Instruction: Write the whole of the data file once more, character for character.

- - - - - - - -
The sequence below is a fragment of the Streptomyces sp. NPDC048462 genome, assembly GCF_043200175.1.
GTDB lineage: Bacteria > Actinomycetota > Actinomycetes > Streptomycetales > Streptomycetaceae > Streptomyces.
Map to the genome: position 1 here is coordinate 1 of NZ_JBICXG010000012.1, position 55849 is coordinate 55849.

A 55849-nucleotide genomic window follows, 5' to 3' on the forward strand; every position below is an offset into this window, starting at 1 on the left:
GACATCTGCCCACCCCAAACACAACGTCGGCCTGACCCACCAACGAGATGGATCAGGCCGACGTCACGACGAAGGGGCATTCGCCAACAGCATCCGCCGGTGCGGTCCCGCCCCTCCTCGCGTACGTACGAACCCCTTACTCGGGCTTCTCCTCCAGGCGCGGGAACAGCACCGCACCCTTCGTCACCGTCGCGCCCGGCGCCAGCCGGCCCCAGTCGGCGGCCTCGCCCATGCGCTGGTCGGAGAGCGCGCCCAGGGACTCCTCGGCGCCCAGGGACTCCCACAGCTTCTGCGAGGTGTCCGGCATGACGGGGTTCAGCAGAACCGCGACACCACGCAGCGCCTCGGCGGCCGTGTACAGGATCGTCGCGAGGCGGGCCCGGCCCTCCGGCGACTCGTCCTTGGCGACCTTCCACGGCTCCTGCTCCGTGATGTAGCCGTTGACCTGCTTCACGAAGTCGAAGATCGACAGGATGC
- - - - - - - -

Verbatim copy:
The sequence below is a fragment of the Streptomyces sp. NPDC048462 genome, assembly GCF_043200175.1.
GTDB lineage: Bacteria > Actinomycetota > Actinomycetes > Streptomycetales > Streptomycetaceae > Streptomyces.
Map to the genome: position 1 here is coordinate 1 of NZ_JBICXG010000012.1, position 55849 is coordinate 55849.

A 55849-nucleotide genomic window follows, 5' to 3' on the forward strand; every position below is an offset into this window, starting at 1 on the left:
GACATCTGCCCACCCCAAACACAACGTCGGCCTGACCCACCAACGAGATGGATCAGGCCGACGTCACGACGAAGGGGCATTCGCCAACAGCATCCGCCGGTGCGGTCCCGCCCCTCCTCGCGTACGTACGAACCCCTTACTCGGGCTTCTCCTCCAGGCGCGGGAACAGCACCGCACCCTTCGTCACCGTCGCGCCCGGCGCCAGCCGGCCCCAGTCGGCGGCCTCGCCCATGCGCTGGTCGGAGAGCGCGCCCAGGGACTCCTCGGCGCCCAGGGACTCCCACAGCTTCTGCGAGGTGTCCGGCATGACGGGGTTCAGCAGAACCGCGACACCACGCAGCGCCTCGGCGGCCGTGTACAGGATCGTCGCGAGGCGGGCCCGGCCCTCCGGCGACTCGTCCTTGGCGACCTTCCACGGCTCCTGCTCCGTGATGTAGCCGTTGACCTGCTTCACGAAGTCGAAGATCGACAGGATGC